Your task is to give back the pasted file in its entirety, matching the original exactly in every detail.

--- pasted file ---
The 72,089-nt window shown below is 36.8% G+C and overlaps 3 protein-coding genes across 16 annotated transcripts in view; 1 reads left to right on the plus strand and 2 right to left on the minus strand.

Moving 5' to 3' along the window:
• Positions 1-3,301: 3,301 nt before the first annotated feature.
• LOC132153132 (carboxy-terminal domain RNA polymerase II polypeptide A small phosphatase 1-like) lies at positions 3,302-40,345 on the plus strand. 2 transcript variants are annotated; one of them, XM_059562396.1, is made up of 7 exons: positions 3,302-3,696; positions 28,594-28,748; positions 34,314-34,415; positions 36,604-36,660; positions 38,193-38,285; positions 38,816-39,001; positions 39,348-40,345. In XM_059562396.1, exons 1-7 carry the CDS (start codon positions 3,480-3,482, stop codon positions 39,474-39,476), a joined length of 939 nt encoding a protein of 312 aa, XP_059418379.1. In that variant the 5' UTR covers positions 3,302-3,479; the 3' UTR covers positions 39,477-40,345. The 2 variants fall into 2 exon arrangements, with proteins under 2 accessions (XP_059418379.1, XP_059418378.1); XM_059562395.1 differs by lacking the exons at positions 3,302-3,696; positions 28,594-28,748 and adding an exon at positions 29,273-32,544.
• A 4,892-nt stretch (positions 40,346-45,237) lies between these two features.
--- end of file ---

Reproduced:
The 72,089-nt window shown below is 36.8% G+C and overlaps 3 protein-coding genes across 16 annotated transcripts in view; 1 reads left to right on the plus strand and 2 right to left on the minus strand.

Moving 5' to 3' along the window:
• Positions 1-3,301: 3,301 nt before the first annotated feature.
• LOC132153132 (carboxy-terminal domain RNA polymerase II polypeptide A small phosphatase 1-like) lies at positions 3,302-40,345 on the plus strand. 2 transcript variants are annotated; one of them, XM_059562396.1, is made up of 7 exons: positions 3,302-3,696; positions 28,594-28,748; positions 34,314-34,415; positions 36,604-36,660; positions 38,193-38,285; positions 38,816-39,001; positions 39,348-40,345. In XM_059562396.1, exons 1-7 carry the CDS (start codon positions 3,480-3,482, stop codon positions 39,474-39,476), a joined length of 939 nt encoding a protein of 312 aa, XP_059418379.1. In that variant the 5' UTR covers positions 3,302-3,479; the 3' UTR covers positions 39,477-40,345. The 2 variants fall into 2 exon arrangements, with proteins under 2 accessions (XP_059418379.1, XP_059418378.1); XM_059562395.1 differs by lacking the exons at positions 3,302-3,696; positions 28,594-28,748 and adding an exon at positions 29,273-32,544.
• A 4,892-nt stretch (positions 40,346-45,237) lies between these two features.